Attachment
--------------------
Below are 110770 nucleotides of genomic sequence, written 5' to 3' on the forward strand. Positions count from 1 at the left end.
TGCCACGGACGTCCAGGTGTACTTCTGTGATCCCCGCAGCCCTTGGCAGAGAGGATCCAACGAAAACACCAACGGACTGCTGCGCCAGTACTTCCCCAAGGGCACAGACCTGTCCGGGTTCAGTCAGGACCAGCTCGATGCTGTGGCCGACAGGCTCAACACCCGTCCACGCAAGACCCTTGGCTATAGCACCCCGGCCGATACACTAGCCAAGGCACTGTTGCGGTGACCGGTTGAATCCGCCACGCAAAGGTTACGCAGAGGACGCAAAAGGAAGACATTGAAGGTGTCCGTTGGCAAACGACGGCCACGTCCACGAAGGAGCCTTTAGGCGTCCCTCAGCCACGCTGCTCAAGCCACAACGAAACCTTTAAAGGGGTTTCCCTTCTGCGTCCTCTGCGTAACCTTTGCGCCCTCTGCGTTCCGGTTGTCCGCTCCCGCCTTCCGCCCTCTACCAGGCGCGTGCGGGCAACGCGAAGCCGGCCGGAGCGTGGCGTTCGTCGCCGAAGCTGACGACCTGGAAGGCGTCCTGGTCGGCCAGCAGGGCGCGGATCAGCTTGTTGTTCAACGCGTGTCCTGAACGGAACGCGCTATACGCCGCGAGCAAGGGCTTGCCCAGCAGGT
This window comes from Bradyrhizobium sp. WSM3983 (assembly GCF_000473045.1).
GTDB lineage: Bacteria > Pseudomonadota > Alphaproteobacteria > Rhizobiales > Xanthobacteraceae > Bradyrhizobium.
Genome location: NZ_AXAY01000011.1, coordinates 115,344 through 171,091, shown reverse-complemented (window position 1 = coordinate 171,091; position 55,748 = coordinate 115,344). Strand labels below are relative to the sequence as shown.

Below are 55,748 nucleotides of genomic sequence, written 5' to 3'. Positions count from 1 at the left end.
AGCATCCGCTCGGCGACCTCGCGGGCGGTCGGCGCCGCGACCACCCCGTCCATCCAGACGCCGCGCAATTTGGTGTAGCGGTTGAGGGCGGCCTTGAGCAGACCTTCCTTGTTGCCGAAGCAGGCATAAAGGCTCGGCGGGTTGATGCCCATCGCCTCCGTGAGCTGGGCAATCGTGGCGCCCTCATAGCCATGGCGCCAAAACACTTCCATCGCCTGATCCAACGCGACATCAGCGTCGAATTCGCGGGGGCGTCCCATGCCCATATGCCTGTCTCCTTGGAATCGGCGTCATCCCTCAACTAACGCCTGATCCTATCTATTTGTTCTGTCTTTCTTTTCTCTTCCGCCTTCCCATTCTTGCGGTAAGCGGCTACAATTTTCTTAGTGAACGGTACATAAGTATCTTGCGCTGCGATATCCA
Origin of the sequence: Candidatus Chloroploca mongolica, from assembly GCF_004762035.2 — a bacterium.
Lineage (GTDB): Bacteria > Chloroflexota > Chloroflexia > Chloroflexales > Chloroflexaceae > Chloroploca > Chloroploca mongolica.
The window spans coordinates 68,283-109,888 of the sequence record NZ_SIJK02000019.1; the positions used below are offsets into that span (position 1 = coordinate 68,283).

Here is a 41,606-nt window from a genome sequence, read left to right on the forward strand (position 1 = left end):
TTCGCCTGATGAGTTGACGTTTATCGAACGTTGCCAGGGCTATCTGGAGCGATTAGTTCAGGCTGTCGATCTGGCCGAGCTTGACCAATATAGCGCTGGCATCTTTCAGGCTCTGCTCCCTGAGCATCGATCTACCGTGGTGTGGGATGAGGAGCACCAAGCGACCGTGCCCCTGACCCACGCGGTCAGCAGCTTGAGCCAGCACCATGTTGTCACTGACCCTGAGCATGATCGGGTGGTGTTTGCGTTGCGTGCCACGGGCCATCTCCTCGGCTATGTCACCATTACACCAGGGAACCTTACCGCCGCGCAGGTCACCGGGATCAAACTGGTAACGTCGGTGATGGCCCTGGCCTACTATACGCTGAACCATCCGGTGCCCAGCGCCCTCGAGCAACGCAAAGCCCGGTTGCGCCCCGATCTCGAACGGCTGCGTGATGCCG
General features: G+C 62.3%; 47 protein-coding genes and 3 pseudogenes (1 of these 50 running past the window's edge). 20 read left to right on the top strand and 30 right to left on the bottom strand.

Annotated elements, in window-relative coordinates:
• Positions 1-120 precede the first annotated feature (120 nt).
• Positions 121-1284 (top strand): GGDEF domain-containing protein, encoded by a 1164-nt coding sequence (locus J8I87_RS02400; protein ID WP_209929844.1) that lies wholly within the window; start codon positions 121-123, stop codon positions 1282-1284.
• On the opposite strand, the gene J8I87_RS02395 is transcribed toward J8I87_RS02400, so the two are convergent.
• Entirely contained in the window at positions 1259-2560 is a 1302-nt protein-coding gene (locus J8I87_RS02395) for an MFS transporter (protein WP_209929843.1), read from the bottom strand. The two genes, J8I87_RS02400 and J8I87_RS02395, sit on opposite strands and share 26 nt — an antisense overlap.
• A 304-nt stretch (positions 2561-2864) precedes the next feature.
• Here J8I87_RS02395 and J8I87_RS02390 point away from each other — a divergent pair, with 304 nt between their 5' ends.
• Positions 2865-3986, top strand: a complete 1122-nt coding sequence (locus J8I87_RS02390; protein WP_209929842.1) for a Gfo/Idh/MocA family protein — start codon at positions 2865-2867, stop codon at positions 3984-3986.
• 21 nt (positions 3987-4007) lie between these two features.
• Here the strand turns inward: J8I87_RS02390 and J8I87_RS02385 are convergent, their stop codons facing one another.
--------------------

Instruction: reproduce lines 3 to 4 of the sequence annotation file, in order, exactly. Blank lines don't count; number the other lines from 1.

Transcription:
This window comes from Bradyrhizobium sp. WSM3983 (assembly GCF_000473045.1).
GTDB lineage: Bacteria > Pseudomonadota > Alphaproteobacteria > Rhizobiales > Xanthobacteraceae > Bradyrhizobium.